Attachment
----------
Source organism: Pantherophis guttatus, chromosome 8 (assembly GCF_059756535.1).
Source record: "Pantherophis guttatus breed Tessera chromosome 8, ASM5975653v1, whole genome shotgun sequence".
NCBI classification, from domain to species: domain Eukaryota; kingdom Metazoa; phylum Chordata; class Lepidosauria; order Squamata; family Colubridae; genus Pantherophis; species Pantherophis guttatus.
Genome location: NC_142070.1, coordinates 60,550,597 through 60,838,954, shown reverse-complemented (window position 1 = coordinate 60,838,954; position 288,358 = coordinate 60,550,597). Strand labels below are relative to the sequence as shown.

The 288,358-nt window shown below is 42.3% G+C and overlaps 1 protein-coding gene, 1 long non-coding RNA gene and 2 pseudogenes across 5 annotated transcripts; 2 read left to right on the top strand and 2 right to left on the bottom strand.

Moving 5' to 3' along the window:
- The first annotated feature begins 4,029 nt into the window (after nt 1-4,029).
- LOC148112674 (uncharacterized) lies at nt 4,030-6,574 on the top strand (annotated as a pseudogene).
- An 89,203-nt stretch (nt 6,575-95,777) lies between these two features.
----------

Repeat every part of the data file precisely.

Source organism: Pantherophis guttatus, chromosome 8 (assembly GCF_059756535.1).
Source record: "Pantherophis guttatus breed Tessera chromosome 8, ASM5975653v1, whole genome shotgun sequence".
NCBI classification, from domain to species: domain Eukaryota; kingdom Metazoa; phylum Chordata; class Lepidosauria; order Squamata; family Colubridae; genus Pantherophis; species Pantherophis guttatus.
Genome location: NC_142070.1, coordinates 60,550,597 through 60,838,954, shown reverse-complemented (window position 1 = coordinate 60,838,954; position 288,358 = coordinate 60,550,597). Strand labels below are relative to the sequence as shown.

The 288,358-nt window shown below is 42.3% G+C and overlaps 1 protein-coding gene, 1 long non-coding RNA gene and 2 pseudogenes across 5 annotated transcripts; 2 read left to right on the top strand and 2 right to left on the bottom strand.

Moving 5' to 3' along the window:
- The first annotated feature begins 4,029 nt into the window (after nt 1-4,029).
- LOC148112674 (uncharacterized) lies at nt 4,030-6,574 on the top strand (annotated as a pseudogene).
- An 89,203-nt stretch (nt 6,575-95,777) lies between these two features.